A Chromebook is a laptop that runs Google’s Chrome OS. Chrome OS is an operating system that essentially revolves around the web; it uses Google Chrome as its backbone and everything you do is through that browser and web apps. Until now Chromebooks have been fairly expensive which has probably stunted their adoption. After all, who would spend $500 on a Chromebook when you can get a Windows laptop for the same price? Google seems to have gotten the message and has now released a significantly cheaper Chrome — US$249.
It is an intriguing deal — a Samsung-built Chromebook (weighing in at 2.5 lbs and 0.8 inches thickness) for $249. Will it replace your Windows or Mac or Linux laptop? No. But it can be useful for people who want internet access on-the-go (it boots up in under 10 seconds) or people that primarily do their work via the web. It can also be used for taking notes, thanks to apps like QuickNotes for Chrome, Google Docs, or Office Web Apps.
The $249 version of the Chromebook is WiFi-only while the 3G version costs $329.99. Both versions are powered by a 1.7 GHz Samsung dual-core Exynos 5 ARM-based processor with accompanying GPU and 2GB RAM. Internal storage comes in the form of 16GB with free 100GB cloud storage via Google Drive. The screen is 11.6 inches with a 1,366 x 768 resolution meaning the laptop can do 1080p video playback. Other specs include Bluetooth 3.0, one USB 3.0 port, one USB 2.0 port, VGA camera, one HDMI out port, and an SD card slot. The battery is rated at 6.5 hours for the WiFi-only version and 6.3 hours for the 3G version, which seems to be very low for a laptop running an ARM-based processor but is still higher than most (if not all) Windows laptops.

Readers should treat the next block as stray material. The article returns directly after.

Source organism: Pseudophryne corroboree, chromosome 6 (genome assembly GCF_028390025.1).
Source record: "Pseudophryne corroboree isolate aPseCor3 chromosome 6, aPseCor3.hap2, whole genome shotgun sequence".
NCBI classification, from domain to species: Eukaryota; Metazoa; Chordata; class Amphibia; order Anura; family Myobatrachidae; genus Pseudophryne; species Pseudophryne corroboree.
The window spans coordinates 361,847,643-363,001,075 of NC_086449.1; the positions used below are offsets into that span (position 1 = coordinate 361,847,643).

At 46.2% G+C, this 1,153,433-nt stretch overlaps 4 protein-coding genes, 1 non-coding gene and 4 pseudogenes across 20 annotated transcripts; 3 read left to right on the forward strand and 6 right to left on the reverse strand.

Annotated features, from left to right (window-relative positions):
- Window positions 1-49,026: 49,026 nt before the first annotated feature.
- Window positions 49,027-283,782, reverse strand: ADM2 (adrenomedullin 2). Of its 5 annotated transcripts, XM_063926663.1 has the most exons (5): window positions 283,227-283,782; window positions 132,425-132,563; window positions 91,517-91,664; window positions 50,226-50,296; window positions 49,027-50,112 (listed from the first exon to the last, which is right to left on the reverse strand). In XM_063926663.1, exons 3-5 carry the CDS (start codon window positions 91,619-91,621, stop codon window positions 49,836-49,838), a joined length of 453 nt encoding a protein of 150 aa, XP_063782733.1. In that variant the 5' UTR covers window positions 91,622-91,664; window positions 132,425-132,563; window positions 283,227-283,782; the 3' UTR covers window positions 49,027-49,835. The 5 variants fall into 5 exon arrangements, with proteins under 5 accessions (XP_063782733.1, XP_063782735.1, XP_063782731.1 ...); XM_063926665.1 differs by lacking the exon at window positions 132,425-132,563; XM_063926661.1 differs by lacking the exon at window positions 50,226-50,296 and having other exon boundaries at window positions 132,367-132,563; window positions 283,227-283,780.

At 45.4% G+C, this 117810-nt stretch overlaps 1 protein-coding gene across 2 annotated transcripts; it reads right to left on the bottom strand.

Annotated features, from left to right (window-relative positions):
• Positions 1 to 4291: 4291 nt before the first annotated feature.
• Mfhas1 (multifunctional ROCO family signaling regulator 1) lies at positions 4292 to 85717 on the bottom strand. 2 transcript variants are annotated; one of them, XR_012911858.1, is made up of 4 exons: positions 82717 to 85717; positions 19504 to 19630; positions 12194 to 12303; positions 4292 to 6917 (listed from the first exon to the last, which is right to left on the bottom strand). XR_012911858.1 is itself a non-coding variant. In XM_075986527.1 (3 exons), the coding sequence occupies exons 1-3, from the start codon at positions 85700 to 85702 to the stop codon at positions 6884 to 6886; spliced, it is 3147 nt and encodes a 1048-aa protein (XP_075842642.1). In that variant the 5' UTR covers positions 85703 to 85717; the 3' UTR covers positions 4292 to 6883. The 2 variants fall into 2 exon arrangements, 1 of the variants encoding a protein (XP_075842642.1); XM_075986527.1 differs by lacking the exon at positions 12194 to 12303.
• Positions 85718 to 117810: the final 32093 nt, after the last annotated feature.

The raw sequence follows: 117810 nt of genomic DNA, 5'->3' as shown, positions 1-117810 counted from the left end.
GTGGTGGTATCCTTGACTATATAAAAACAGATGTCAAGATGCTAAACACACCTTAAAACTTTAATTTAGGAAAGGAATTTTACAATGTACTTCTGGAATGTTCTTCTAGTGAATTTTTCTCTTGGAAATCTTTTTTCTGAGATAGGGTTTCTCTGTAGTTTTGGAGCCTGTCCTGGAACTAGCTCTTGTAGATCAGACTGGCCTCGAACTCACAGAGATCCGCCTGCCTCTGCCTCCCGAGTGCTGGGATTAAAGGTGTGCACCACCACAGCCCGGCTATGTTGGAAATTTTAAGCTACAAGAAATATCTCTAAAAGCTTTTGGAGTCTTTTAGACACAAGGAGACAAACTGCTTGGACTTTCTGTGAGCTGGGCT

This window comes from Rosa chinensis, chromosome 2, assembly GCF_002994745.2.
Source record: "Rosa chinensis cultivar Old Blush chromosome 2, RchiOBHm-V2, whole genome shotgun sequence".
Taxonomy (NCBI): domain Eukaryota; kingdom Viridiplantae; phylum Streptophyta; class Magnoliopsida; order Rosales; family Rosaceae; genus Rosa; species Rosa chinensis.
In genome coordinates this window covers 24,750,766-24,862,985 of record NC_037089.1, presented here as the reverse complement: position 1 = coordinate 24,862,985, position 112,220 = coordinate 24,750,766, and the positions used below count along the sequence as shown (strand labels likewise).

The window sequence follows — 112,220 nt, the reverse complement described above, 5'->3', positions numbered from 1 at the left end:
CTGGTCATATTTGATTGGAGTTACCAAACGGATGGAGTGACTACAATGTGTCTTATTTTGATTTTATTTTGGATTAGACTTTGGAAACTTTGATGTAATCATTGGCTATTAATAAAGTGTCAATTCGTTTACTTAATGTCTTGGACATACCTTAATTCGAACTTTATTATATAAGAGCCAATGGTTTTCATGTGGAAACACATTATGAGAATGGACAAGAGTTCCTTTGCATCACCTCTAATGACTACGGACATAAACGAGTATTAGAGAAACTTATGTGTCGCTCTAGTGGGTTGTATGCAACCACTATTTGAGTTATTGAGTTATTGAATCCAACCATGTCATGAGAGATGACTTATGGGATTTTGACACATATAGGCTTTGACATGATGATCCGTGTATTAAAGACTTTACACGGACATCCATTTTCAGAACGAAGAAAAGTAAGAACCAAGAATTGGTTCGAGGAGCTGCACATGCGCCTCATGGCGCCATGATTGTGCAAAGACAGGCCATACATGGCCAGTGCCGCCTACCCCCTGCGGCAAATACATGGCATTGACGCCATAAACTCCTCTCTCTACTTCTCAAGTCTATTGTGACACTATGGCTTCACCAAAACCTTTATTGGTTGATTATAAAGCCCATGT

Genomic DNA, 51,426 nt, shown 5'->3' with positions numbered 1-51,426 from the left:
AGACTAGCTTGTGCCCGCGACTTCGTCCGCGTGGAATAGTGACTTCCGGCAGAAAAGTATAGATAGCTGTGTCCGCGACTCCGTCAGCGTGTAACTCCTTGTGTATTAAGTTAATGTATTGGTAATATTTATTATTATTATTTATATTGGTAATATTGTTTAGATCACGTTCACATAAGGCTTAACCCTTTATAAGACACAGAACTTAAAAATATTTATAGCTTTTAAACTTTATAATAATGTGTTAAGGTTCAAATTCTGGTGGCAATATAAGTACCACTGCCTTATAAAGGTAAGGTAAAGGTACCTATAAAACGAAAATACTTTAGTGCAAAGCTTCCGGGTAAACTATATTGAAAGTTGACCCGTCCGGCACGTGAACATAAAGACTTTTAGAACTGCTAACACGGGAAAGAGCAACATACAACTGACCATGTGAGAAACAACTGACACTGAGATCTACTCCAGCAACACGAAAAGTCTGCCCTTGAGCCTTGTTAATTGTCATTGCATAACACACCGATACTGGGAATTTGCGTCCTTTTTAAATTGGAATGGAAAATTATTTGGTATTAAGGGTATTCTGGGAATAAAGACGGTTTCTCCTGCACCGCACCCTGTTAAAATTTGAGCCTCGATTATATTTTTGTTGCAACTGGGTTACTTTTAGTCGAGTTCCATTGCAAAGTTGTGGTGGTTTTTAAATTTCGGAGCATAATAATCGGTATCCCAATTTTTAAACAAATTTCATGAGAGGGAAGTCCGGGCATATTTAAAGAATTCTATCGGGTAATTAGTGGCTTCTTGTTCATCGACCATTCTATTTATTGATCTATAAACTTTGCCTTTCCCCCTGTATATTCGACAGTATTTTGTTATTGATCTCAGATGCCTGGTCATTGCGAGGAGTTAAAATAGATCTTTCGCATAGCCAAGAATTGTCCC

This Samsung Chromebook is currently available only in the USA and UK. You can grab one by hitting up the link below. Be sure to let us know in the comments if you are considering jumping on this — I’d love to hear some feedback regarding the device!